A Brief History of Flow CytometryMany early breakthroughs in science contributed to the development of flow cytometry.
In 1972, Dr. Len Herzenberg's group at Stanford University designed and patented a fluorescence activated cell sorter (FACS). In 1974, Becton Dickinson, Inc. licensed Stanford University's FACS technology and introduced the first commercial flow cytometer, which was called the FACS-1. It was followed in 1977 by the System 50 Cytofluorograph, developed by Ortho Diagnostics, Inc.
During the late 1970's, Los Alamos National Laboratories (LANL) developed multi-parameter capability for flow cytometers. This was incorporated into the commercial flow cytometers designed by Coulter Electronics, Inc. and resulted in the introduction of the Two-Parameter Sorter (TPS-1).
During the early 1980's, Dr. Joe Gray's team at the Lawrence Livermore National Laboratories (LLNL) built a high-speed flow cytometer and successfully used it to sort human chromosomes as part of the Human Genome Project.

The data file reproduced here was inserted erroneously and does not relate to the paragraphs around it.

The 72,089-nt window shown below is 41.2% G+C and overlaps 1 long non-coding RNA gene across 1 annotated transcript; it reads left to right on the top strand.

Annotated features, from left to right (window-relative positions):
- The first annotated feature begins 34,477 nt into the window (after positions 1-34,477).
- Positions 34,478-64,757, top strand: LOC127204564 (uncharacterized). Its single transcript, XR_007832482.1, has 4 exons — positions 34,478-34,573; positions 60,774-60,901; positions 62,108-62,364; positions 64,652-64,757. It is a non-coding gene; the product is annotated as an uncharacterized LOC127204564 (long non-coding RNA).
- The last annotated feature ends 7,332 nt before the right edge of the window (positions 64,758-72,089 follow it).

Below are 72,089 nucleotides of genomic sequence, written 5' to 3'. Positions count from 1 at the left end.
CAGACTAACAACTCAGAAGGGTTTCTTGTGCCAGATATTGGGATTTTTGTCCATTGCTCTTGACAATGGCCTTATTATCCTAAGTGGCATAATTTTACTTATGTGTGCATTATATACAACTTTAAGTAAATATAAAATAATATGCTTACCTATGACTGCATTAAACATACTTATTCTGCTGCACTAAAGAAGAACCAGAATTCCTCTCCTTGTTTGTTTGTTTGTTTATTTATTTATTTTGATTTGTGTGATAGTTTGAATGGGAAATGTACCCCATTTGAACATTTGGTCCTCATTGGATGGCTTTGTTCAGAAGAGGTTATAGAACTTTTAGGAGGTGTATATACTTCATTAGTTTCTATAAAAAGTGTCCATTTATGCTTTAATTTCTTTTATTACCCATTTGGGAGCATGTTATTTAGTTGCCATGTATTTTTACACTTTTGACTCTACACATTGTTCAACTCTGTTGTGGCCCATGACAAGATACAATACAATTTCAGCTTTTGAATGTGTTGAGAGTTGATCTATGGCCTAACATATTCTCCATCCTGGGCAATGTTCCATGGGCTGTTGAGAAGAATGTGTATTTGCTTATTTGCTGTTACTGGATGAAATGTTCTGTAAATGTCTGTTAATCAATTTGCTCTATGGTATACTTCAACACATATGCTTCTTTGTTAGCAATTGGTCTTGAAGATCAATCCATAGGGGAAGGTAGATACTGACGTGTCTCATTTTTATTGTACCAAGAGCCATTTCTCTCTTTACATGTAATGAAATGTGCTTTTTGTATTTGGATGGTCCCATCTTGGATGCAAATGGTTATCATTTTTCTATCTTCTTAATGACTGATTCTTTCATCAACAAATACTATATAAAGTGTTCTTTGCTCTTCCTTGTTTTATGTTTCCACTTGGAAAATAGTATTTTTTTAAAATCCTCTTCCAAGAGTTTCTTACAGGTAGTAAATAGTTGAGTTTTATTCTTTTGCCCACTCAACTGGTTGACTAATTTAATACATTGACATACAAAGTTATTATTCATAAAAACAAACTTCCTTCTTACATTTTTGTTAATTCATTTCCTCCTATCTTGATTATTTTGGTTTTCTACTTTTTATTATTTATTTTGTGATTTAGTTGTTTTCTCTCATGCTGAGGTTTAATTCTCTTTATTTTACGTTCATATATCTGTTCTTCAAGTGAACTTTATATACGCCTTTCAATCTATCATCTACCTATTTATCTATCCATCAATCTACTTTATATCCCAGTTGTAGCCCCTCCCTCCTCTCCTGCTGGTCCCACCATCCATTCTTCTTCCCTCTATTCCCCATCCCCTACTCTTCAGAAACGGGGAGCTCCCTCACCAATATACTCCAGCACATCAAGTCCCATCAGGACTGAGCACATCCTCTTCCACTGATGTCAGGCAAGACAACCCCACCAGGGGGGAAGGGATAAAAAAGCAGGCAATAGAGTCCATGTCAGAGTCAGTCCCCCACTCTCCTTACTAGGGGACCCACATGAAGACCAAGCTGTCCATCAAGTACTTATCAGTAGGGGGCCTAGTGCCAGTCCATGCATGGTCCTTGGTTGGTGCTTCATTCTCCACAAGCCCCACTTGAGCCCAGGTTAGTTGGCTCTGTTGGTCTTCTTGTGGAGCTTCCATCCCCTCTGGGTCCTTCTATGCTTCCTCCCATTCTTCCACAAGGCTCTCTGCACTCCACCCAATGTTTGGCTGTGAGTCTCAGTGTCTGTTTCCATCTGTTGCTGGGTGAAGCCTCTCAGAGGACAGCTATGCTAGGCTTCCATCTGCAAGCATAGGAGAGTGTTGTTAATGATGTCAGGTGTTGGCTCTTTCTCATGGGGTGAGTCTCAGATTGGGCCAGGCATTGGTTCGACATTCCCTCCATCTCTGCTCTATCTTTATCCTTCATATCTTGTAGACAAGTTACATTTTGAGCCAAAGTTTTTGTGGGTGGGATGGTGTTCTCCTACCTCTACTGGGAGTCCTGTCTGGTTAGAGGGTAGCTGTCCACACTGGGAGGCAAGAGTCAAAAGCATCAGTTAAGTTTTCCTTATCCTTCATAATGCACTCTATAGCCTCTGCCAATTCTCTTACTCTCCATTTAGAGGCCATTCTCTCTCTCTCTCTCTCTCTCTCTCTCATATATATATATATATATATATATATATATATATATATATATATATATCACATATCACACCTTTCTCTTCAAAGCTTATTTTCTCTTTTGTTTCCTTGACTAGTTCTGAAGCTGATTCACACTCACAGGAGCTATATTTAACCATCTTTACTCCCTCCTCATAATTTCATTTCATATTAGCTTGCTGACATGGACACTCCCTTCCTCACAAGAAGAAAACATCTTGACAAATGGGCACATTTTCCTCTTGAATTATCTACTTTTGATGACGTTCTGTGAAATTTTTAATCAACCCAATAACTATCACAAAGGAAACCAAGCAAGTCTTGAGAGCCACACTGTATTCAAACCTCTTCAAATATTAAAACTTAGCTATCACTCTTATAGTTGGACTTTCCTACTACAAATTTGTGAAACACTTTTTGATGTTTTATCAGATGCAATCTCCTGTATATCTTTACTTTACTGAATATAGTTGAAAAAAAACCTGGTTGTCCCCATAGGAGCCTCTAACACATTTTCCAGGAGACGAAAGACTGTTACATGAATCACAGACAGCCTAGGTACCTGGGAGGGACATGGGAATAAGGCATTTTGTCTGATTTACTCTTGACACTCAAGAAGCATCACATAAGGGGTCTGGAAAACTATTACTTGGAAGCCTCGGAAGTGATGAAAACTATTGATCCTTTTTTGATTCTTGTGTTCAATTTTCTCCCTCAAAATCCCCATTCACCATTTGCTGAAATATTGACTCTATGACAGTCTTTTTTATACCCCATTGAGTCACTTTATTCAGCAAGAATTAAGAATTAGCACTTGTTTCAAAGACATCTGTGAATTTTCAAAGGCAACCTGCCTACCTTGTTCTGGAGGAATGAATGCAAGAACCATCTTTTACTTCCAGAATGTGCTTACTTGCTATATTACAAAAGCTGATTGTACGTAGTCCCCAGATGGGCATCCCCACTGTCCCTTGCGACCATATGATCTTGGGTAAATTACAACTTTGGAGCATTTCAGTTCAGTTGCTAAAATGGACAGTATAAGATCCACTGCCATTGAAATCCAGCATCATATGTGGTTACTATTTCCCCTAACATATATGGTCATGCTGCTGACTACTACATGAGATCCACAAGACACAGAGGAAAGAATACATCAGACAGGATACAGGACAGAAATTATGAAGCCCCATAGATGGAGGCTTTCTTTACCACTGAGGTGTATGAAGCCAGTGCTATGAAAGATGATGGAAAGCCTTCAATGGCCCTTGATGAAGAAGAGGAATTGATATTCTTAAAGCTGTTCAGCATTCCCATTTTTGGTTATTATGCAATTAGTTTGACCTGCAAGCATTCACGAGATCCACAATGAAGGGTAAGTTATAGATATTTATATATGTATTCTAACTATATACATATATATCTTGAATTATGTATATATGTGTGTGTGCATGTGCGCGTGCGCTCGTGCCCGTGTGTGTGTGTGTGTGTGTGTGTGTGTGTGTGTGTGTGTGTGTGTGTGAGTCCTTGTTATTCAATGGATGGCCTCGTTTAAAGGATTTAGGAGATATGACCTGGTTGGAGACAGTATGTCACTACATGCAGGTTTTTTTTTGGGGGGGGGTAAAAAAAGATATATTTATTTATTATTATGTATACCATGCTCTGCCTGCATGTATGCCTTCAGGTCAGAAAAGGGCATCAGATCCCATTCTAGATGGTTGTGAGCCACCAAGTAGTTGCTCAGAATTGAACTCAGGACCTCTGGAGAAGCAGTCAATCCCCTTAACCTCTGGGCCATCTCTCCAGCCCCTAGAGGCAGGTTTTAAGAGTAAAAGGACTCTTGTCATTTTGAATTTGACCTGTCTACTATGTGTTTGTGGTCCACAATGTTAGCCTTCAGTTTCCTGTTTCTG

By the end of the 1980's, Becton Dickinson's FACScan and Coulter's EPICS Profile flow cytometers had become industry-standard commercial cell analyzers. Then, in 1994, Cytomation introduced the MoFlo® cytometer, a commercial version of the high-speed cell sorter developed by Dr. Ger van den Engh and his colleagues at LLNL. This system increased the sorting speeds of commercially available sorters from 5,000 cells per second to 50,000+ cells per second.
Today, new applications for flow cytometers require specialized features and functions. As flow cytometers are enhanced to meet these needs, the potential for use in research continues to grow, ensuring the future of the science of flow cytometry in both the academic and commercial research communities.